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As a supplementary question Did an impact crater cause the formation of the gas fields in north eastern South Australia . South Australia is a well documented uranium province. Could an impact crater, as announced in early 2015 have created conditions that would have allowed South Australia to be the uranium province that it is?

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Sort answer: from what we already know, NO. A comet (or asteroid) impact can influence mineral composition near the crater (high pressure and temperature) but this impact is small and diminishes quickly in respect of the radius. There is no documented quantitative difference of a mineral deposit versus its radius from an impact crater (not in cm and meters scale, but in km scale). Thus, we cannot assume that there is correlation between uranium deposits of Australia (or any other country) and impact craters. Uranium deposits can be formed in many ways: As you can see from the list, 7 out of 15 ways of uranium formation, occur in Australia. None of them due to comet impact.

1. Intrusive deposits In South Australia, Radium Hill was mined 1954-62, and large bodies of low-grade mineralisation occur in the Olary Province.

2. Granite-related deposits The dimensions of the openings have a wide range, from the massive veins of pitchblende at Jachymov deposit (Czech Republic), to the narrow pitchblende-filled cracks, faults and fissures in some of the ore bodies in Europe, Canada and Australia.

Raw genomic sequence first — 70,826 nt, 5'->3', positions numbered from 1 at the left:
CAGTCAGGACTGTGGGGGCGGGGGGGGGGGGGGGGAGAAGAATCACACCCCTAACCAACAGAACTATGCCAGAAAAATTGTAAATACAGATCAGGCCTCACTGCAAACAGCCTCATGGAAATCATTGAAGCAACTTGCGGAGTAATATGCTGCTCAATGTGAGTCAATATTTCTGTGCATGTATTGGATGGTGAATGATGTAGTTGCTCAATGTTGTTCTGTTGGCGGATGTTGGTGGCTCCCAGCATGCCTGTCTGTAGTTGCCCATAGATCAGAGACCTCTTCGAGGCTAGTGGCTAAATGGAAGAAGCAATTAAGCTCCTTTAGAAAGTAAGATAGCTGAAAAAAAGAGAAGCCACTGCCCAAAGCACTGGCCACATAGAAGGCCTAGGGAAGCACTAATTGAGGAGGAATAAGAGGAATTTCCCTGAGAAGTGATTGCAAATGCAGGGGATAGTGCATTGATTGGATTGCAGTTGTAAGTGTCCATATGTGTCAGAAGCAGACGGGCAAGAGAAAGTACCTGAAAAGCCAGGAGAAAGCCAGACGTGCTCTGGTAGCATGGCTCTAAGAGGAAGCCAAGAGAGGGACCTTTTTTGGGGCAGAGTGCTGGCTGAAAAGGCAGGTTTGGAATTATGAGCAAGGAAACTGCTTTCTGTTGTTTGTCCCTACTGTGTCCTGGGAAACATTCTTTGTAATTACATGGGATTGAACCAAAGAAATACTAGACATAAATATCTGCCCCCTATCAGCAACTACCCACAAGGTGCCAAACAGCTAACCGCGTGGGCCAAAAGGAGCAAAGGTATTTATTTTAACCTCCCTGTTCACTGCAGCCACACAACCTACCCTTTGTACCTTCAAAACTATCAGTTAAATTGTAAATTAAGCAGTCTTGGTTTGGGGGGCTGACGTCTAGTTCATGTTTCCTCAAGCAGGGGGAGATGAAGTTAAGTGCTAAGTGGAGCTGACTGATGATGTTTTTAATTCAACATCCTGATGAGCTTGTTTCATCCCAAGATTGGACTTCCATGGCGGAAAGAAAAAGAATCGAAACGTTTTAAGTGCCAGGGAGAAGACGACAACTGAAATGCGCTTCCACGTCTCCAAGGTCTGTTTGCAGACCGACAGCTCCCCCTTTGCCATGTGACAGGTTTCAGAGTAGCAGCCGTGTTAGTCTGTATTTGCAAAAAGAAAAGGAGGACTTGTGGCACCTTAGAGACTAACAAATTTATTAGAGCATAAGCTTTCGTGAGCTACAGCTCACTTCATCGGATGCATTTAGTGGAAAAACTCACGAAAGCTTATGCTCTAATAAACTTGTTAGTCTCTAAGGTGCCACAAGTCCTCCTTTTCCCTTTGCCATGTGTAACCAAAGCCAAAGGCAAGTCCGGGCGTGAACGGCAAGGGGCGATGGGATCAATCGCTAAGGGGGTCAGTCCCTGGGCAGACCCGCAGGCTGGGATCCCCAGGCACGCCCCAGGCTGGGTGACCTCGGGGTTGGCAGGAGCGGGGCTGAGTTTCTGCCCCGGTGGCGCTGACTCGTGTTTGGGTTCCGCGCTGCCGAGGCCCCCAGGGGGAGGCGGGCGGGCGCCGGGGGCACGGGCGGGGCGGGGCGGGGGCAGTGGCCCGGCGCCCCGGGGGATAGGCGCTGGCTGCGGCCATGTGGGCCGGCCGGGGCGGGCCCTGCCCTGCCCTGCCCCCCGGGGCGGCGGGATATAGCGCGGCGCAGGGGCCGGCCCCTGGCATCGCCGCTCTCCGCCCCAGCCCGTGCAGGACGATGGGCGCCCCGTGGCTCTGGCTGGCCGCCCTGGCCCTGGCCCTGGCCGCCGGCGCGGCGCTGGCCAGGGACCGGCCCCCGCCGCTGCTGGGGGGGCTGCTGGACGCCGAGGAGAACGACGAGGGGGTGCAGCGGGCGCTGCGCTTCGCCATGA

3. Polymetallic iron-oxide breccia complex deposits

4. Volcanic-related deposits In Australia, they are minor – Ben Lomond and Maureen in Qld are the most significant.

5. Metasomatite deposits Valhalla and Skal (Australia)

6. Metamorphite deposits

7. Proterozoic unconformity deposits Australia (the Alligator Rivers region in the Pine Creek Geosyncline, NT and Rudall River area, WA).

8. Collapse breccia pipe deposits

9. Sandstone deposits Basal channel deposits – wide channels filled with permeable sediments. Examples are Dalur and Khiagda (Russia) and Beverley and Honeymoon (South Australia). Mafic dykes or sills in Proterozoic sandstones – Examples at Matoush (Canada) and Westmoreland (Australia).

10. Palaeo-quartz-pebble conglomerate deposits

11. Surficial deposits

12. Lignite-coal Mulga Rock (Western Australia).

13. Carbonate deposits

14. Phosphate deposits

15. Black shale deposits

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